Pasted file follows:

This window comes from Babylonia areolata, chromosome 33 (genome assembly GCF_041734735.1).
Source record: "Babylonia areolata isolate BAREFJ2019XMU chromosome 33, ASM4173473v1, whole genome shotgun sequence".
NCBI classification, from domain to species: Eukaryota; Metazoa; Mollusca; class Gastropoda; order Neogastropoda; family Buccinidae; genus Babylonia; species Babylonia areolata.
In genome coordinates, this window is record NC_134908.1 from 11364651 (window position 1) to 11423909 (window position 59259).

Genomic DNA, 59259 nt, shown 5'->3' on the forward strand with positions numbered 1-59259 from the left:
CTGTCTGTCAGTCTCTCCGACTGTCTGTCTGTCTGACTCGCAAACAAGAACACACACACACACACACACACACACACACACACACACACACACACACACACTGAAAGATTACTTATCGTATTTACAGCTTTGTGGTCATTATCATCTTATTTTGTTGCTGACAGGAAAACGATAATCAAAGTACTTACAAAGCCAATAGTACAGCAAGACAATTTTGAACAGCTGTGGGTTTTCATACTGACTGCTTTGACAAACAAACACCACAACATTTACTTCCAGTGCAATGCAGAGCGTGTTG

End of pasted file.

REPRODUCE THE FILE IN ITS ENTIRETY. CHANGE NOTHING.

This window comes from Babylonia areolata, chromosome 33 (genome assembly GCF_041734735.1).
Source record: "Babylonia areolata isolate BAREFJ2019XMU chromosome 33, ASM4173473v1, whole genome shotgun sequence".
NCBI classification, from domain to species: Eukaryota; Metazoa; Mollusca; class Gastropoda; order Neogastropoda; family Buccinidae; genus Babylonia; species Babylonia areolata.
In genome coordinates, this window is record NC_134908.1 from 11364651 (window position 1) to 11423909 (window position 59259).

Genomic DNA, 59259 nt, shown 5'->3' on the forward strand with positions numbered 1-59259 from the left:
CTGTCTGTCAGTCTCTCCGACTGTCTGTCTGTCTGACTCGCAAACAAGAACACACACACACACACACACACACACACACACACACACACACACACACACACTGAAAGATTACTTATCGTATTTACAGCTTTGTGGTCATTATCATCTTATTTTGTTGCTGACAGGAAAACGATAATCAAAGTACTTACAAAGCCAATAGTACAGCAAGACAATTTTGAACAGCTGTGGGTTTTCATACTGACTGCTTTGACAAACAAACACCACAACATTTACTTCCAGTGCAATGCAGAGCGTGTTG